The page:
Hamels, Phillies continue spiral with 11th shutout


Hamels, Phillies continue spiral with 11th shutout


MIAMI – The saddest words spoken in the Phillies’ little corner of the world Wednesday night were not these:

The Phillies have lost six games in a row.

Or these:

The Phillies have lost 10 of their last 12 games.

Or these:

The Phillies are a season-worst 12 games under .500.

Or these:

The Phillies are a season-worst 10½ games off the pace in the NL East.

No. The saddest words spoken in the Phillies’ little corner of the world came in the clubhouse after this dead team lost, 5-0, to the Miami Marlins (see Instant Replay).

“I’ve dealt with that for a while,” said Cole Hamels, referring rather dismissively to a first inning that saw the Phillies come up empty after putting runners on second and third base with no outs.

I’ve dealt with that for a while.

In other words, Hamels was saying he had become numb to the lack of run support that has plagued him for a couple of seasons now.

Hamels’ words were a sad commentary on the state of this team’s offense.

And so is this:

The Phillies have been shut out 11 times in 84 games. Only San Diego has been shut out more.

“It’s a lot,” manager Ryne Sandberg said. “It’s hard to believe.”

Sandberg met for several minutes after the game with GM Ruben Amaro Jr. The manager said he would speak to his flopping team before Thursday night’s game.

What will be the message?

“I’ll come up with something,” he said.

Hamels did not pitch well. After going at least seven innings in his previous 10 starts and racking up a brilliant ERA of 1.88 in that span, the lefty struggled with his command and lasted just five innings in slipping to 2-5 on the season. He allowed five hits, walked four and hit a batter.

Hamels allowed a single and two walks in the first inning. He ended up pitching out of the bases-loaded jam, but the 34-pitch inning took a toll on him. Control issues hurt him in the fourth and fifth innings as the Marlins scored three times.

Sandberg believed that the first inning had an effect on Hamels -- the top of the first.

“He was missing off the plate and threw a lot of pitches,” Sandberg said. “He wasn't the sharpest he's been.

“Man, going all the way back to the first inning as far as setting the tone on the offensive side of things, second and third with no outs. I mean, who knows? Maybe there is an effect there on Cole's first inning. You never know. Make two outs and get two runs. Maybe it's a different tone.

“I think he'd like a couple of runs there. And we would as a team, too. With Cole taking the mound, that works hand in hand. ‘Cole's pitching, let's get some runs early and let him pitch.’ A pretty good combination, runs and him on the mound. But we didn't have the runs.

“I can see how it could affect him. Just having to be perfect and not having the runs to work with.”

Ah, but Hamels said it didn’t affect him.

I’ve dealt with that for a while.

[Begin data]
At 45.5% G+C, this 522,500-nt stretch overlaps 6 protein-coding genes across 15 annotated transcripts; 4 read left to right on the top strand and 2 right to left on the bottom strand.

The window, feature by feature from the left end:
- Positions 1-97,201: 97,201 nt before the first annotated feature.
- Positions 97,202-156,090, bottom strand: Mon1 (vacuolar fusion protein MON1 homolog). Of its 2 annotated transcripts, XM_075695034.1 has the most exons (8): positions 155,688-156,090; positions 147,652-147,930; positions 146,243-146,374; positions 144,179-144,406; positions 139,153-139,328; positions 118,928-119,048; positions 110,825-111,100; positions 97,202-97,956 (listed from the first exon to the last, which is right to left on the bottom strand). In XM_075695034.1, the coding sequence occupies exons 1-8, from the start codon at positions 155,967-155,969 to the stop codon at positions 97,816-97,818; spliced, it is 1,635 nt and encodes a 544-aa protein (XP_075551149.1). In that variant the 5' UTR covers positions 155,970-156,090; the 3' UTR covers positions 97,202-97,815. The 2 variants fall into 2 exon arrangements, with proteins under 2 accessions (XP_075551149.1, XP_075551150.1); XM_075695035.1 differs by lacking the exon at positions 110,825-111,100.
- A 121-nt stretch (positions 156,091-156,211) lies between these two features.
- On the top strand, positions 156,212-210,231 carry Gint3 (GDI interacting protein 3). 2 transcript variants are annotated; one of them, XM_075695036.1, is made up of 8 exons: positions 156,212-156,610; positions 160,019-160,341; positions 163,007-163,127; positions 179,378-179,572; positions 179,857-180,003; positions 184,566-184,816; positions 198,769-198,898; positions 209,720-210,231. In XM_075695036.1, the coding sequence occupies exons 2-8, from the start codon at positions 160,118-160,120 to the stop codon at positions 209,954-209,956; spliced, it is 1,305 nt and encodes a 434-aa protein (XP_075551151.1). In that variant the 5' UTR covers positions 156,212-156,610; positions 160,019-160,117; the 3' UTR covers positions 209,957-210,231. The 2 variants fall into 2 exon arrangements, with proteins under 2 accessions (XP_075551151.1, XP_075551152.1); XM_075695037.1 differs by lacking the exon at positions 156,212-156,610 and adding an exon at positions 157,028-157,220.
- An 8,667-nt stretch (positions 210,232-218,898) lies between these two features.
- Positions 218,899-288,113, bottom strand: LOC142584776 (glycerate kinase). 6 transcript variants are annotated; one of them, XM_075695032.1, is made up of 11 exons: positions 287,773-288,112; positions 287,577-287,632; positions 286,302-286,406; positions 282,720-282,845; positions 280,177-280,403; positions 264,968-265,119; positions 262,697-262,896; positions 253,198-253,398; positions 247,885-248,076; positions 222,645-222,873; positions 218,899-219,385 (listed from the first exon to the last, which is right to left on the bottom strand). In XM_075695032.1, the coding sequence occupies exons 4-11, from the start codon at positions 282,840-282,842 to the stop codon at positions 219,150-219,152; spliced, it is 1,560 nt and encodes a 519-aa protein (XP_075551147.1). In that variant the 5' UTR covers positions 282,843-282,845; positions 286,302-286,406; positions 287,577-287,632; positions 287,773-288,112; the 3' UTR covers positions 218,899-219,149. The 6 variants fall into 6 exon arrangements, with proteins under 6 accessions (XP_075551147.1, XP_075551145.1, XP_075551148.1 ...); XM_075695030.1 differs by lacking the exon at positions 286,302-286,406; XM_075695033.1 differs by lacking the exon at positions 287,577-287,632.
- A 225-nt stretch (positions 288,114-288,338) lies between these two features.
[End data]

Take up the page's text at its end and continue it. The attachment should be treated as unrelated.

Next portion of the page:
Again. Sad.

Hamels blamed only himself for his poor outing.

“Any time you have a 30-pitch inning, especially to start off the game, it’s putting you in a real big bind,” he said. “I wasn’t locating. I was getting behind. I wasn’t executing in the right way. That’s the struggle I put myself in with not even being able to compete and go deep in the ballgame.”

The first inning wasn’t the only one in which the Phillies’ bats came up small. They had the first two runners on base in the sixth and got nothing.

For the game, the Phils had just five hits, all singles, and were hitless in six at-bats with a runner in scoring position.

“That's the frustrating part of it,” Sandberg said. “Having the right guys up at the right time. Once again, (Ben) Revere and (Jimmy) Rollins with two hits apiece. Neither of them score.”

Hamels recently admitted to being frustrated by all the recent losing, but he said Wednesday night that he was happy to be a Phillie. He was composed as he spoke with reporters after this game, but the former World Series MVP made it clear that he expected more when he decided to stay with the Phillies and sign a contract extension two years ago.

“Losing isn't fun,” he said. “We're all accustomed to winning, so when you're not doing so you want it and press instead of just going back to basics and playing simplified baseball. I'm probably a big culprit of it, trying to be too fine and not calm down. It puts you in a stressful situation and that isn't a good situation for your teammates or for you and your body.

“It definitely wears on you. I think a lot of us, it definitely wears on. You just have to try to battle through. It just hasn’t shown in the last year and a half. And you don’t know when it will show. Everyone just has to take care of business the best they know how and try to be accountable.”

'Next year' arrives: Lovable Losers Cubs, Indians begin World Series

'Next year' arrives: Lovable Losers Cubs, Indians begin World Series

CLEVELAND — The last time the Cleveland Indians won the World Series, Dewey led Truman in the polls. The Chicago Cubs' last title was 13 days after the first Ford Model T car was completed.

Lovable losers known for decades of defeat meet in this year's championship, a combined 174 seasons of futility facing off starting Tuesday night at Progressive Field.